Kresge has a deep commitment to equity and we have over the years interrogated our efforts to support equitable outcomes for low-income communities. We have also turned the interrogation inward as we work to further operationalize equity in our day to day practices as well as reflect on our ongoing internal equity journey. We have by no means “arrived,” but this ongoing interrogation of what it means to hold a racial equity lens to all areas of our work has also provided fertile ground for EE principles to gain traction. So, I’d like to believe that we’ve moved from making the case and this being a new concept for staff to having more meaningful conversations about how to operationalize these principles, both with our staff as well as with our evaluation consultant partners.

Chera: Our organizational racial equity journey is both about how we show up externally and who we are to and with one another internally. We’re trying to do not only good, but well by people who have been historically marginalized. Within the organization, we have adopted servant leadership as a guiding frame for the organization we want to be. We’ve had two half-day all staff trainings on servant leadership since this teaching case effort began. Servant leadership is a guidepost for who and how we want to be. Gives permission, to Anna’s point, to interrogate our practices.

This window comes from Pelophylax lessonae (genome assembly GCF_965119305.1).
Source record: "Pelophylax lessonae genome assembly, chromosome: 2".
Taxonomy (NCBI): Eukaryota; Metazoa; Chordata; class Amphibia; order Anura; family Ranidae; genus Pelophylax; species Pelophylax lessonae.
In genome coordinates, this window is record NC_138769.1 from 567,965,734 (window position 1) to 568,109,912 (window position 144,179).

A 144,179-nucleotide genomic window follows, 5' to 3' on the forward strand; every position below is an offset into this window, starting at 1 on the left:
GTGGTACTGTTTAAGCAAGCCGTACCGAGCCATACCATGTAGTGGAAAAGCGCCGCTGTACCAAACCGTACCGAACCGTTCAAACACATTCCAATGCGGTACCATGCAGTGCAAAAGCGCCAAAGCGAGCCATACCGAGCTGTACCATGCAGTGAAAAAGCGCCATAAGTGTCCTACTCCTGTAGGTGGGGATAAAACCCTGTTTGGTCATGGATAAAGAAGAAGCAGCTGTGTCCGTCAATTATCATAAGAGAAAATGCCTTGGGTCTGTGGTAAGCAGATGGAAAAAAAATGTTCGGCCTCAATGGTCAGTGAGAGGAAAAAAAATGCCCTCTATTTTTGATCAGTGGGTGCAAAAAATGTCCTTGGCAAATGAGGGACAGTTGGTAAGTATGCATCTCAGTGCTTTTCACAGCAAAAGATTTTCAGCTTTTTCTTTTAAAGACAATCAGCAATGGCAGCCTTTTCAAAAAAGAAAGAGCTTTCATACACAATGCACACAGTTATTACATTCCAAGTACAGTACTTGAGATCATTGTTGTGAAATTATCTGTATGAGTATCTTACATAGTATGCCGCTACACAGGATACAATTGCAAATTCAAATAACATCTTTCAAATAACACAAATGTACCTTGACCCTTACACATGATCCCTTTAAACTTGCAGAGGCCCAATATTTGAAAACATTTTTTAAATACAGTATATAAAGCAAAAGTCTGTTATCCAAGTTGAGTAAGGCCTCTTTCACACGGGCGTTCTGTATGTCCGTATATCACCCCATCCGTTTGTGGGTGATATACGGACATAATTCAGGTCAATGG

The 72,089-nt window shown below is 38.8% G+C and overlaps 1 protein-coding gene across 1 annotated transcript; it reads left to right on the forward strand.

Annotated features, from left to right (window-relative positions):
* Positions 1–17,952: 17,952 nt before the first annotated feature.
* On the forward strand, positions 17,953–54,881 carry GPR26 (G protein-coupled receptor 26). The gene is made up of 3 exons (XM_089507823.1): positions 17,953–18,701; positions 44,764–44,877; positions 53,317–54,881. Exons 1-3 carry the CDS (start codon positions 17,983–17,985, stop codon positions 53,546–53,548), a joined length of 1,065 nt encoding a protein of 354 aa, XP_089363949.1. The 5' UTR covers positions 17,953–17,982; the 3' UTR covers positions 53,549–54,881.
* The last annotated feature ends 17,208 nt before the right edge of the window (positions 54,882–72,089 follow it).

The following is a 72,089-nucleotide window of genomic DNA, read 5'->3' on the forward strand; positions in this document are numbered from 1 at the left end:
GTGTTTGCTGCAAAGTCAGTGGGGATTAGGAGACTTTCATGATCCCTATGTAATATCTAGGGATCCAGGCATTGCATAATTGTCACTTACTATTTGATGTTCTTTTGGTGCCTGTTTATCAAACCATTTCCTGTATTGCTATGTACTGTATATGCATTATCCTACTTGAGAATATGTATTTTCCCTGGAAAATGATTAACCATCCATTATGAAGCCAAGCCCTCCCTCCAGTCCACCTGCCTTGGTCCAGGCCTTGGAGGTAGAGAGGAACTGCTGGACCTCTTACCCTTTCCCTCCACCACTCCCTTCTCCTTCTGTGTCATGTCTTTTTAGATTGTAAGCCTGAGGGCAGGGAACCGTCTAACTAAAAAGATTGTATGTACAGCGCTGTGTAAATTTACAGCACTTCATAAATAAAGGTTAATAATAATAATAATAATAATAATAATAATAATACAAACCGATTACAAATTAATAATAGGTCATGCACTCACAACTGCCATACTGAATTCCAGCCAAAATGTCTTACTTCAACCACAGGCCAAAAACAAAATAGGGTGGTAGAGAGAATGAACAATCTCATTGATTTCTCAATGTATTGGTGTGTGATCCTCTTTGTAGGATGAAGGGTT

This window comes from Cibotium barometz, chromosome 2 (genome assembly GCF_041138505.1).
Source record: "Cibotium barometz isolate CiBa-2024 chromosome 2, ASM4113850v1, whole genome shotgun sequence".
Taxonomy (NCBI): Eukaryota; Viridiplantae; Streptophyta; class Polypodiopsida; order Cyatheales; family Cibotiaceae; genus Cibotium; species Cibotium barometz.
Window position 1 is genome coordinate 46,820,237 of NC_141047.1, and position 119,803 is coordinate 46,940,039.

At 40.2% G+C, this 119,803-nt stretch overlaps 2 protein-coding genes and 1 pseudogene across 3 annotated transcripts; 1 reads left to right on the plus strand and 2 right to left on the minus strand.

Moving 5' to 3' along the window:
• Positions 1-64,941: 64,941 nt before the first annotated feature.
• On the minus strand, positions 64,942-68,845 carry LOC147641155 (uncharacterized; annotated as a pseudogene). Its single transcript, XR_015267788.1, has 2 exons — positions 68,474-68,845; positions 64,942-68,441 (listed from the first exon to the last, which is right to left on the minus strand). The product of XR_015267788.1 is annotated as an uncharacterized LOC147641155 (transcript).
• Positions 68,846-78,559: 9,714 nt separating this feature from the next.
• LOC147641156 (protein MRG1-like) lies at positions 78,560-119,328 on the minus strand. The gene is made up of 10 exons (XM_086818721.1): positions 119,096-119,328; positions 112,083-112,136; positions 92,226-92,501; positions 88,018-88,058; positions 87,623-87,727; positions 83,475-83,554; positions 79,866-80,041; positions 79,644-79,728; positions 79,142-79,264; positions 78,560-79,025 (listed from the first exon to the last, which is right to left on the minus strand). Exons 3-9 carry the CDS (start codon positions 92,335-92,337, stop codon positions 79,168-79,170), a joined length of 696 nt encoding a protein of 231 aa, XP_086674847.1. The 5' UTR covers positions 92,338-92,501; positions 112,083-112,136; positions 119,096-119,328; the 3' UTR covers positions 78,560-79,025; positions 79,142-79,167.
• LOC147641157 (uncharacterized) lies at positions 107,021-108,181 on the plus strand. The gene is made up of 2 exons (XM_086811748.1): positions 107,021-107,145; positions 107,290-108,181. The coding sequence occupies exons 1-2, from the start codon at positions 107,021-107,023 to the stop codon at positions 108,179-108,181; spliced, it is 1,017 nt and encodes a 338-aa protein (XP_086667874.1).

What’s next? What do you need to consider to keep things moving?

One of the very concrete ways we’re moving along is re-thinking what an evaluation report is or looks like. While approaches like Developmental Evaluation have given rise to more diverse deliverables (e.g., memos), we continue to see the same type of evaluation report for summative evaluations. I think there’s a desire to show the rigor IN the report by putting everything from timelines, to methods, to survey questions, to theories of change and logic models...you name it...and only a few people truly engage with the report.

  • For our FreshLo evaluation, we’re instead asking, what storylines have emerged from the evaluation?

  • How would sharing these storylines in shorter, pithier, and more engaging deliverables help grantees?

  • Can we have several deliverables that focus on key messages instead of cramming everything into one?

  • And, who ultimately benefits from these reports? Is it the funder? The consultant? The grantees?

We’re interrogating our assumptions about what an evaluation report should be alongside our partners Learning for Action. Stay tuned to see what we come up with!


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Anna Cruz is the Strategic Learning and Evaluation Officer at The Kresge Foundation

Anna supports the foundation’s emerging Learning and Evaluation practice and works with internal program and practice teams to develop evaluative approaches for their work. She joined the foundation in 2018.

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Chera Reid is the Director of Strategic Learning, Research and Evaluation

Chera leads organization-wide work to grow the foundation’s learning endowment—drawing from the full suite of philanthropic tools, including evaluation and thought leadership—to join conversations that advance the nonprofit and philanthropic sectors. She joined the foundation in 2013.